The Baltic Exchange, the world’s independent source of maritime market data, has issued its report for the last week, 10th – 14th July 2023, to provide information of the bulk market performance.
According to Baltic Exchange reports, highlights of capesize, panamax, ultramax/supramax, handysize include:
This week began on a positive note in the Pacific market, with all three major players actively participating and securing vessels at more favourable rates. However, the momentum quickly dissipated and the market experienced a decline in rates as the week progressed, with a shift in sentiment due to a growing abundance of available vessels. The C5 market in particular experienced a decline compared to the beginning of the week. Similar downward pressure was observed in the South Atlantic market from Tubarao to China, with an increasing number of vessels in ballast, further impacting rates. By mid-week there was a stabilisation to the declining rates in the Pacific. The North Atlantic witnessed heightened activity, leading to increased volume and a scarcity of available tonnage, resulting in notable firm fixtures being concluded. As the week draws to a close, there has been continued downward pressure on rates in the Pacific. Meanwhile, in the Atlantic market, brokers expressed concerns that market conditions were shifting, possibly indicating an impending downturn. Overall, the week saw a mix of positive and negative market conditions, with fluctuations in rates and shifting sentiment. The availability of tonnage and the number of vessels in ballast were key factors influencing market trends.
A week of positive gains for the Panamax market as the Atlantic market, both in the North and South, came to the fore once again, with EC South America absorbing tonnage worldwide, adding support to markets. The Atlantic did see better levels as the tonnage availability from the Continent and West Mediterranean tightened mid-week. From the South, a 75,000-dwt was fixed delivery EC South America end-July for a fronthaul at $14,500 plus $450,000 ballast bonus whilst an 82,000-dwt fixed delivery West Mediterranean for a trans-Atlantic run at $13,000. In Asia a mixed week with the draw from EC South America owners hardened their ideas for Indonesian business, although further north tonnage levels remained high thus rates lacked impetus despite relatively healthy amount of cargo from the NoPac and Australian regions. An 82,000-dwt fixing delivery China mid-July for a trip via Australia redelivery Singapore-Japan at $7,000. Period interest remained, an 82,000-dwt open South China fixing for a period until minimum 1 November 2024 to 15 January 2025 at $12,500.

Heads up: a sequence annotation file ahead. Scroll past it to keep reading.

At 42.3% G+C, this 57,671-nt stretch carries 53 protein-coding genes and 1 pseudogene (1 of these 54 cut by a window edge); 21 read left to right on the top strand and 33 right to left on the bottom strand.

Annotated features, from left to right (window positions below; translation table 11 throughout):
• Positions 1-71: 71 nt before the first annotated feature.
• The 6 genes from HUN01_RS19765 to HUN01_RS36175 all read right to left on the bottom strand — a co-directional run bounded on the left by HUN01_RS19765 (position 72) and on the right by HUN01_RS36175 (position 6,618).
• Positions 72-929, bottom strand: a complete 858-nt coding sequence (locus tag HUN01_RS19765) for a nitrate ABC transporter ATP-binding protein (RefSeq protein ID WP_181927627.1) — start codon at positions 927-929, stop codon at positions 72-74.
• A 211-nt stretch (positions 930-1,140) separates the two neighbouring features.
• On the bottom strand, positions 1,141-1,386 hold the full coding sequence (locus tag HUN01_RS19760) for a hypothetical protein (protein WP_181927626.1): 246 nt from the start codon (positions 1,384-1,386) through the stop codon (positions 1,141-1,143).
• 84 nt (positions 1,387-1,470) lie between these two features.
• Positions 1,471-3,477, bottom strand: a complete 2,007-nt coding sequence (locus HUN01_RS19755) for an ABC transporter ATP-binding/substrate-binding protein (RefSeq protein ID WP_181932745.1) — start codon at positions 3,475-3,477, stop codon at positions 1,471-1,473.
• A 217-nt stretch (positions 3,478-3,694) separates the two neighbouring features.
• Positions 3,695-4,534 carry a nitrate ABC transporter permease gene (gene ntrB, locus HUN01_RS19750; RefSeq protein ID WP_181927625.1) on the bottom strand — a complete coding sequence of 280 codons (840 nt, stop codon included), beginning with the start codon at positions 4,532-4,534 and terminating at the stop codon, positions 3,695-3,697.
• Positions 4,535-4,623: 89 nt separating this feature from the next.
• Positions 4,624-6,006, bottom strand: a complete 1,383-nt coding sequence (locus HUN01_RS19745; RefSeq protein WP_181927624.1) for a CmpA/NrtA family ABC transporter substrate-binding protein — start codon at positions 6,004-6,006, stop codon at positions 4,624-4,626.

A rather mixed affair for the sector over the week. The Atlantic generally remaining in the doldrums with limited fresh enquiry or excitement. The US Gulf region bucked this trend however as sentiment remained positive, although some said it was positional. A slightly more positive feel from Asia, with better levels of enquiry from Indonesia helping rates improve slowly. Although this was tempered by a limited amount of interest from the NoPac and Australian regions. Little in the way of period action, although a 63,000-dwt open WC India was heard fixed for four to six months trading at $12,000. From the Atlantic, a 63,000-dwt was fixed for a trip from US Gulf to India at about $16,000. Elsewhere, a 53,000-dwt fixed a trip from the East Mediterranean to West Africa at $7,000. From Asia, a 56,000-dwt fixed delivery Singapore for a trip via Indonesia redelivery China at $10,000. Whilst a 56,000-dwt was heard fixed from CJK via Australia redelivery Singapore-Japan at about $6,500.
The systematic erosion of levels across the sector continued with the ongoing lack of enquiry ensuing in a growing number of open vessels. On the Continent, a 34,000-dwt was fixed from North France to Morocco with an intended cargo of grains in the $4,000s. A 34,000-dwt fixed basis delivery Canakkale via Novorossiysk to Algeria at $10,000, whilst at the end of the week a 32,000-dwt was fixed for a similar trip at $7,000. In Asia, a 39,000-dwt opening in Taiwan was fixed via Indonesia to Vietnam with an intended cargo of coal in the mid-$7,000s. A 40,000-dwt opening in Mikawa was fixed for a trip to the Mediterranean with an intended cargo of steels in the high $7,000s and a 35,000-dwt opening in South China was fixed basis delivery in Indonesia to the Mediterranean in the low $6,000s. A 35,000-dwt opening in Southeast Asia was fixed for eight to 10 months with worldwide redelivery in the $8,000s.